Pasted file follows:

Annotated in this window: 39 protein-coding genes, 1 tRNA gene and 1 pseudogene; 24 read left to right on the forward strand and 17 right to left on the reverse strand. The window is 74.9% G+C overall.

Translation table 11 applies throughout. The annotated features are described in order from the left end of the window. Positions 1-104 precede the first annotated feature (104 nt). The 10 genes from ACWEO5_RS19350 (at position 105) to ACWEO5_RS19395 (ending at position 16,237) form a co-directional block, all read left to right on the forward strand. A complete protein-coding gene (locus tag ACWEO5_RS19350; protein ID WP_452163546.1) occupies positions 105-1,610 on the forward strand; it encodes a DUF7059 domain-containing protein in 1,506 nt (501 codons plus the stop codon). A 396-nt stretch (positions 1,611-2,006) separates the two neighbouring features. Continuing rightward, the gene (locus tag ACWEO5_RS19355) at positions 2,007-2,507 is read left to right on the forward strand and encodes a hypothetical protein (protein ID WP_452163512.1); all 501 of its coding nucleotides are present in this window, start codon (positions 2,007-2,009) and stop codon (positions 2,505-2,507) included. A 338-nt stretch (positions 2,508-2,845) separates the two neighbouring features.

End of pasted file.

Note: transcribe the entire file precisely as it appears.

Annotated in this window: 39 protein-coding genes, 1 tRNA gene and 1 pseudogene; 24 read left to right on the forward strand and 17 right to left on the reverse strand. The window is 74.9% G+C overall.

Translation table 11 applies throughout. The annotated features are described in order from the left end of the window. Positions 1-104 precede the first annotated feature (104 nt). The 10 genes from ACWEO5_RS19350 (at position 105) to ACWEO5_RS19395 (ending at position 16,237) form a co-directional block, all read left to right on the forward strand. A complete protein-coding gene (locus tag ACWEO5_RS19350; protein ID WP_452163546.1) occupies positions 105-1,610 on the forward strand; it encodes a DUF7059 domain-containing protein in 1,506 nt (501 codons plus the stop codon). A 396-nt stretch (positions 1,611-2,006) separates the two neighbouring features. Continuing rightward, the gene (locus tag ACWEO5_RS19355) at positions 2,007-2,507 is read left to right on the forward strand and encodes a hypothetical protein (protein ID WP_452163512.1); all 501 of its coding nucleotides are present in this window, start codon (positions 2,007-2,009) and stop codon (positions 2,505-2,507) included. A 338-nt stretch (positions 2,508-2,845) separates the two neighbouring features.